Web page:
Small businesses are no stranger to challenges. In order to succeed, entrepreneurs must raise capital and diligently manage their cash flow, all while tackling unforeseen operational hurdles from staffing to marketing campaigns. These barriers can be insurmountable, particularly for woman- and minority-owned ventures. Throw in COVID-19 and staying afloat becomes even tougher. 

As president of Magna IV, a more than 45-year-old print and marketing business, I recently had the opportunity to partner with Wright Lindsey Jennings as part of the law firm’s Woman-Run initiative. The goal: to use my experience, both as a business owner and certified public accountant to provide the tips current and aspiring women business leaders need to survive COVID-19 and other crisis situations. 

 

Be willing to act quickly. From Dave & Buster’s to Gold’s Gym, Magna IV has a strong foothold in public-facing industries. As a result, the coronavirus-related closures affected us — and our bottom line — especially hard. As an executive, you have to act quickly. But perhaps more importantly, you have to act decisively. For Magna IV, that meant cutting costs to ensure proper liquidity while exploring potential new revenue streams like custom cloth face coverings or PPE sourcing and distribution.

 

Accept and address weaknesses. Times of crisis are painful, but they can be revealing. It’s important to use these opportunities to confront your company’s potential weaknesses. Before the coronavirus pandemic, the majority of Magna IV’s revenue came from national brands in the restaurant, fitness, nonprofit and event sectors. COVID-19 forced us to re-evaluate our strategies. We’ve now made it a company-wide goal to diversify our client base and reach new markets. 

 

Adjust to meet the new normal. From 2004-2007, Magna IV was primarily a transactional printer with heavy demand for one-off projects such as brochures, magazines and posters. Then the Great Recession hit and our revenues dropped 40%. With flexibility and creativity, we realigned our services to meet the new digital climate. Today, we offer program-based solutions like online marketing portals to help clients centralize and streamline their marketing needs.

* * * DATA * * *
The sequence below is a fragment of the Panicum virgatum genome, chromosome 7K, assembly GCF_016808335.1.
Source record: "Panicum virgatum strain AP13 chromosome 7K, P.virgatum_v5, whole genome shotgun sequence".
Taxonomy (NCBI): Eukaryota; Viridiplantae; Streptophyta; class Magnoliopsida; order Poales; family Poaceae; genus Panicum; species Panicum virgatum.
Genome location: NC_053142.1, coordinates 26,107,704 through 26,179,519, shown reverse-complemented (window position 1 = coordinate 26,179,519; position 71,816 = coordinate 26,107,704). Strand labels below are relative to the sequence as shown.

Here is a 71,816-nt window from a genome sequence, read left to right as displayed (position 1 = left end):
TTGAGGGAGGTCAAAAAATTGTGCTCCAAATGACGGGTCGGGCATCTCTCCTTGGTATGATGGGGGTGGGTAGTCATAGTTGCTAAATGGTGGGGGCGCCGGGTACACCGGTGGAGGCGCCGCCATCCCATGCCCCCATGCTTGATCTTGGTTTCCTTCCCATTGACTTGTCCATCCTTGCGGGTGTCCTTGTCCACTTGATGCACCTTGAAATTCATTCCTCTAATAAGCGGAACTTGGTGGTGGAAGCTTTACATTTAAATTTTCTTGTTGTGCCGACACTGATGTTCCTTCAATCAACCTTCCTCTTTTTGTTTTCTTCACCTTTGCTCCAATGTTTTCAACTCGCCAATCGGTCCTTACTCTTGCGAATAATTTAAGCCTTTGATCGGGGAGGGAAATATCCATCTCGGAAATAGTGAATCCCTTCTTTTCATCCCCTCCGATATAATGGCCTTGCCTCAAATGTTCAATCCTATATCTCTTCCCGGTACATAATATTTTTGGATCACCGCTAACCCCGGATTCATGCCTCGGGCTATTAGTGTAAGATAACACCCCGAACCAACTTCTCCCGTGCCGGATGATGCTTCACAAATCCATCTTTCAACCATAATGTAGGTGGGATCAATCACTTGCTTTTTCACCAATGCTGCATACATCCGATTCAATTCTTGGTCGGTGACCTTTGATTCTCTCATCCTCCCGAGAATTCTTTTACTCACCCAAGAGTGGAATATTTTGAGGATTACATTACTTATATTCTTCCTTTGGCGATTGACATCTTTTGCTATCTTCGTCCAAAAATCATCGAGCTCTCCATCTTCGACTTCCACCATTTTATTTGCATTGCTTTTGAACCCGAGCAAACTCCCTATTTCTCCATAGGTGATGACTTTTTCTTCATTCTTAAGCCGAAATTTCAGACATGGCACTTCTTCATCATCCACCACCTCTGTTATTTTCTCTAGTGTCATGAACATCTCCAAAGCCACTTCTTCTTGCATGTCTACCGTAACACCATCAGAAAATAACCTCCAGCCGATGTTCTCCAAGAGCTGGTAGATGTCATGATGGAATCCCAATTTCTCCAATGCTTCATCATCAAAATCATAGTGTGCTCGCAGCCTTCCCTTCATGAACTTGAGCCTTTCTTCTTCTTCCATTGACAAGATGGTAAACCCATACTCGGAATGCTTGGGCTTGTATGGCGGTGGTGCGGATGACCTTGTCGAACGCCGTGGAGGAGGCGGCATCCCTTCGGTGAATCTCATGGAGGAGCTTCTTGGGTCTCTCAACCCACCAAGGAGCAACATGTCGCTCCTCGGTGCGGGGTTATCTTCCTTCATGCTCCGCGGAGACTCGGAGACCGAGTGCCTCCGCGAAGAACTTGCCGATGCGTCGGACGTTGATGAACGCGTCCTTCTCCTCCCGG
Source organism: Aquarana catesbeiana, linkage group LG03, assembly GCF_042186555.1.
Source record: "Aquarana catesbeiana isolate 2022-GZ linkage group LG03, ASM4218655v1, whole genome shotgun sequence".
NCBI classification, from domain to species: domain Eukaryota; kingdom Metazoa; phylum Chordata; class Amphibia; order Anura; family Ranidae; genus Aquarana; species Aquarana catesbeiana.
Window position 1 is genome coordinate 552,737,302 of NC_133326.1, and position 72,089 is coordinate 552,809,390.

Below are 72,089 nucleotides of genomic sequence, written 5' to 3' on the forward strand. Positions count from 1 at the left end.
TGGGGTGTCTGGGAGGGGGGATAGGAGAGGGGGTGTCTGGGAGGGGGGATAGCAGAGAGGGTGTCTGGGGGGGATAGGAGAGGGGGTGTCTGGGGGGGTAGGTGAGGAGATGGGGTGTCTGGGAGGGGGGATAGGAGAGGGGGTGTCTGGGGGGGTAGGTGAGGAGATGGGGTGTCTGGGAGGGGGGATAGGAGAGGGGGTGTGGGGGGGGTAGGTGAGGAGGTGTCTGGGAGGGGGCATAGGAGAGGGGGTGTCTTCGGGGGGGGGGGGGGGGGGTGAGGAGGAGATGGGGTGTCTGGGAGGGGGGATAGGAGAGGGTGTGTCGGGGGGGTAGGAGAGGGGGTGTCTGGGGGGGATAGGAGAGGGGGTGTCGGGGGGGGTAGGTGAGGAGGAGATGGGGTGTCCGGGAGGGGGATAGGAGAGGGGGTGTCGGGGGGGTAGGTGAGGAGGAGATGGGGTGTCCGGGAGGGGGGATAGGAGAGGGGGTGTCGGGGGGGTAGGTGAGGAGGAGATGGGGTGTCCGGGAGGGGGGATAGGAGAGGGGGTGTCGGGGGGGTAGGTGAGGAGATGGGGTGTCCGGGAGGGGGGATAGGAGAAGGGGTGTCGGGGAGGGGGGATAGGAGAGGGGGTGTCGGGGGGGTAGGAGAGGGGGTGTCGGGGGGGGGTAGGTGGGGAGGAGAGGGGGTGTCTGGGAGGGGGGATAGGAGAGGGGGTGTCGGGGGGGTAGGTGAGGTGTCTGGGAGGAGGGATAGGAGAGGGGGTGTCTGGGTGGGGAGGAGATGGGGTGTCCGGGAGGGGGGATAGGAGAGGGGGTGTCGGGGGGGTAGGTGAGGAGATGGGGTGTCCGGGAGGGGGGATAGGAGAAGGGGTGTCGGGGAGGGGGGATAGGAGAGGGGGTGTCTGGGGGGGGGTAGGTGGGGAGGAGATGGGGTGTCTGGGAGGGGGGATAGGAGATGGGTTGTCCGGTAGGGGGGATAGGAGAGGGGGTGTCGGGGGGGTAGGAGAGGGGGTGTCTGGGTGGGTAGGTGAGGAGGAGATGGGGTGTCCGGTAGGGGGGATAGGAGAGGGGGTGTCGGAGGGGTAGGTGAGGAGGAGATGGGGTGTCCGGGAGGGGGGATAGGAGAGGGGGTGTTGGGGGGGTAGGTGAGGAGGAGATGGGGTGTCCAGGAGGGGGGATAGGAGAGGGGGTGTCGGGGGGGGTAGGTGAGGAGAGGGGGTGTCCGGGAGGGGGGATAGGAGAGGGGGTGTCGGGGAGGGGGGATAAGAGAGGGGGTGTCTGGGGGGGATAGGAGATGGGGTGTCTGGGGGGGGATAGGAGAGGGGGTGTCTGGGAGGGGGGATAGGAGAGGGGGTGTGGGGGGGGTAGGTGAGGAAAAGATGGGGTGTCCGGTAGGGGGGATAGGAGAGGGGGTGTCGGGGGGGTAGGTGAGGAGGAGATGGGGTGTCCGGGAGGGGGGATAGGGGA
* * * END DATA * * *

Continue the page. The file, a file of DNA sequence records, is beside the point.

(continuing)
Use all available resources. No matter the situation, it’s essential to stay up-to-date on changing regulations and financing opportunities that may impact your business. That’s why I continue to explore all available COVID-19-related resources at my disposal, including grant programs, loan funds and expert guidance like this Wright Lindsey Jennings cheat sheet. I’ve also launched a Facebook page to help others navigating this challenge.   

 

Strengthen your communication. Like anything, business relationships require work. During COVID-19, I’ve made it a priority to connect with key clients, financial partners and vendors by doubling down on my outreach efforts and increasing Magna IV’s presence online. But I’ve also made myself as accessible as possible to our employees to keep us on track, motivated and working together as a team.

 

Every day, business owners face their fair share of stress. But COVID-19 is an unprecedented situation, one that may permanently change the way we operate. Now more than ever, don’t be afraid to ask for help or advice.

 

Kristi Dannelley is president and co-owner of Magna IV. Also a CPA, she oversees its financials, operations and new product and account development. Under her guidance, the company has become one of the largest printers in the Mid-South and top printers in the U.S. For more information, visit MagnaIV.com.

 

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